The restriction on charging patients for the cost of dressings during bulk-billing appointments has been a pet peeve for GPs, who either have to cover the cost themselves or refer patients to out-patient clinics
The restriction on charging patients for the cost of dressings during bulk-billing appointments has been a pet peeve for GPs, who either have to cover the cost themselves or refer patients to out-patient clinics.
In November last year, the MBS review Wound Management Working Group recommended the restriction be lifted in order to make the provision of wound care services more sustainable for general practice.
The recommendations have been open to consultation since then, and the AMA made a submission on 19 February welcoming the proposed change.
“The AMA fully supports this recommendation,” the letter from the AMA said. “Removing this restriction for wound consumables is an important first step to improving patient access to appropriate wound care.”
The restriction on charging for wound dressings during bulk-billed appointments often meant that the cost was absorbed by the GP clinic, AMA President Dr Tony Bartone said.
While it was possible to privately charge a patient the same amount as the Medicare rebate, and thus ensure no overall out-of-pocket cost, many patients did not have the cash flow to cover this fee temporarily, he said.
Wound dressings were becoming increasingly sophisticated and expensive as new technologies came to the market, such as dressings with antimicrobial properties, dressings that facilitated vascular supply, or dressings that didn’t become smelly, Dr Bartone said.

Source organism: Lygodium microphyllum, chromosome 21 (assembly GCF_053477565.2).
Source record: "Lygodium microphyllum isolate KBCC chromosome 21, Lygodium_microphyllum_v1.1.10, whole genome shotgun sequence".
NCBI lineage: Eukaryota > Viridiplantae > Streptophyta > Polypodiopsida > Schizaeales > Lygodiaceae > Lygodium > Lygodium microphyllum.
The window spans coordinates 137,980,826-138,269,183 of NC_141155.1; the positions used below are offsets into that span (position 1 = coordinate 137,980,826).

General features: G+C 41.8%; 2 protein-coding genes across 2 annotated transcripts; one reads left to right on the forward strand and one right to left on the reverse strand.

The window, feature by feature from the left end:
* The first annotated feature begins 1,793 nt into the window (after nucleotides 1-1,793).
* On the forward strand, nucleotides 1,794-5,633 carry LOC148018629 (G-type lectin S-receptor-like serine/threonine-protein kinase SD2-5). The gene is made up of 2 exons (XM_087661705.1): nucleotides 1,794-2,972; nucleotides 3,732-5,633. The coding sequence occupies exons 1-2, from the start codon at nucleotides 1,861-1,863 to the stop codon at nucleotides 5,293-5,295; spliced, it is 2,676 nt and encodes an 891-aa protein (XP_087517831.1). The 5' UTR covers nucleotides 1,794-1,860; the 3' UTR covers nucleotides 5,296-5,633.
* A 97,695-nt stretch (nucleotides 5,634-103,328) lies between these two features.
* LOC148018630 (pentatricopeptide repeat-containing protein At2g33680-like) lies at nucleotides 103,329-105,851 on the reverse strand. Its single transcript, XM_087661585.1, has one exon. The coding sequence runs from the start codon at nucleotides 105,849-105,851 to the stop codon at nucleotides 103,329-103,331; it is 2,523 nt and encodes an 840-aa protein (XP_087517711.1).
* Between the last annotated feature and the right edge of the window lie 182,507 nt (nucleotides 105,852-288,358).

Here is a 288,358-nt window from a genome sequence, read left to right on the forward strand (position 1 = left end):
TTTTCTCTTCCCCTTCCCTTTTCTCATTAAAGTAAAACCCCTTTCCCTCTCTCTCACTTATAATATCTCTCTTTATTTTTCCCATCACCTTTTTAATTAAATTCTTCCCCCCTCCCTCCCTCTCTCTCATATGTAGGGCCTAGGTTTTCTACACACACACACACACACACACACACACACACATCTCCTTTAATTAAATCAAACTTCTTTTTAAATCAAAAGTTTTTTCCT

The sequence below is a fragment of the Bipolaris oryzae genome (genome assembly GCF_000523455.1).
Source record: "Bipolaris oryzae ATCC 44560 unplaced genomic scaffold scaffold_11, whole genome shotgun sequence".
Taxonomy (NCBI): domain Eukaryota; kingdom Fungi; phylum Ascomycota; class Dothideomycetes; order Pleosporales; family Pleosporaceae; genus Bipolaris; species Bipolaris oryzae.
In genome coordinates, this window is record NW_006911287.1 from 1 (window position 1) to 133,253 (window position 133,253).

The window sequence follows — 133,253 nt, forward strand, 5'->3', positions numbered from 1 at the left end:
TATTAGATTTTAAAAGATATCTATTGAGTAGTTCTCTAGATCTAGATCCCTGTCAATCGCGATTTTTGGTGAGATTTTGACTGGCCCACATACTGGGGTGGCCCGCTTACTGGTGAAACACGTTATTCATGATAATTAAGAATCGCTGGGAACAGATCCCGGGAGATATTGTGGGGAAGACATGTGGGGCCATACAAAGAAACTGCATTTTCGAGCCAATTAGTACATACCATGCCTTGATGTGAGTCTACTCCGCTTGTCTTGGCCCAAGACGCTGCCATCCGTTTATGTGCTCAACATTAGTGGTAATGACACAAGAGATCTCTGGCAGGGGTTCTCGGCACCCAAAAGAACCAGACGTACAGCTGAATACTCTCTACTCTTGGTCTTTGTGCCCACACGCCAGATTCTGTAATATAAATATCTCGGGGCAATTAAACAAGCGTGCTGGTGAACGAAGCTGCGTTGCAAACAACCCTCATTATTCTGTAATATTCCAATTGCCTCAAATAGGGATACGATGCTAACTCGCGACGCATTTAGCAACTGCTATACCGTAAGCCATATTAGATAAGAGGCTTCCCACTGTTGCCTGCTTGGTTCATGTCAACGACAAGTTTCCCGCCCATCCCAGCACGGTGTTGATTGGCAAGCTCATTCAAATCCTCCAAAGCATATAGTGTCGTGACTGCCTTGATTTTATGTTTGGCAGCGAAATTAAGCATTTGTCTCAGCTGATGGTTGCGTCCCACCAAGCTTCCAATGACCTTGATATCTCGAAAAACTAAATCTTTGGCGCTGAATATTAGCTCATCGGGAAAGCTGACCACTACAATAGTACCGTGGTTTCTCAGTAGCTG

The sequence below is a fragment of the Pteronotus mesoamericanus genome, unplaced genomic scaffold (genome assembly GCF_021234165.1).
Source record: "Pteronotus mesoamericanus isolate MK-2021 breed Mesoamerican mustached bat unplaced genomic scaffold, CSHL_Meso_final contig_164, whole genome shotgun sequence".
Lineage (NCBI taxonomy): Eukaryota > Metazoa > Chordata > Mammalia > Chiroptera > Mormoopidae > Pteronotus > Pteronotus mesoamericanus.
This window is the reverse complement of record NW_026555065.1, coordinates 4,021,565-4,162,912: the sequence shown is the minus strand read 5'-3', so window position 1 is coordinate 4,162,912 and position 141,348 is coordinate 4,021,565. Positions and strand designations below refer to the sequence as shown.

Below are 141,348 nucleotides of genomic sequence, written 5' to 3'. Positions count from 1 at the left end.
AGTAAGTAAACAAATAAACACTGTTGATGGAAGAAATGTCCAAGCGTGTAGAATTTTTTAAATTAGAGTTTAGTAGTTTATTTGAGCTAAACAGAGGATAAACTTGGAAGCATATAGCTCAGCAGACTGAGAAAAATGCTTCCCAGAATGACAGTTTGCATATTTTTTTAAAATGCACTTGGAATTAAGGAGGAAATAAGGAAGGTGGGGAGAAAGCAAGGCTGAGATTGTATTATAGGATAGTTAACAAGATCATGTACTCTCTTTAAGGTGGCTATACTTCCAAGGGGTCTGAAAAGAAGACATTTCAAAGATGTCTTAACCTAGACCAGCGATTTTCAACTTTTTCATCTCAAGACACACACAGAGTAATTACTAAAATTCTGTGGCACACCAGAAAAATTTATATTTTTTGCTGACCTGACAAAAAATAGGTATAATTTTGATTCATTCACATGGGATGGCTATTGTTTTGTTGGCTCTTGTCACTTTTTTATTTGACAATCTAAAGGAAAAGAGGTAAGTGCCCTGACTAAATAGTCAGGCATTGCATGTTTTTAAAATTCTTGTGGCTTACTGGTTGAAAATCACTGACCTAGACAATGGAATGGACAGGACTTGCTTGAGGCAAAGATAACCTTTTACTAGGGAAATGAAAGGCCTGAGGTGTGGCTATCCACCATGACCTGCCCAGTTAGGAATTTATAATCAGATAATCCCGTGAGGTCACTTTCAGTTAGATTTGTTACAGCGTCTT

Wound care was becoming a more frequent as the population aged, he said.
The Wound Management Working Group also recommended that an item number be created to support wound treatment and healing.
“We need to have an item number which reflects the complexity, the frequency and also reflects the resource intensive nature of wound management,” Dr Bartone said.
However, the AMA had a few issues with the proposal, namely that the use of the item number would be restricted to patients over the age of 75.
In the US, patients over 65 account for 85% on non-healing wounds, so “if an age restriction is be applied, over 65 would be a more appropriate for the purposes of a wound assessment,” the AMA said.
“On another matter, the AMA wants to be sure that there is clarity around when nurse time can be counted and when it cannot for an item claimed by a GP,” the AMA said.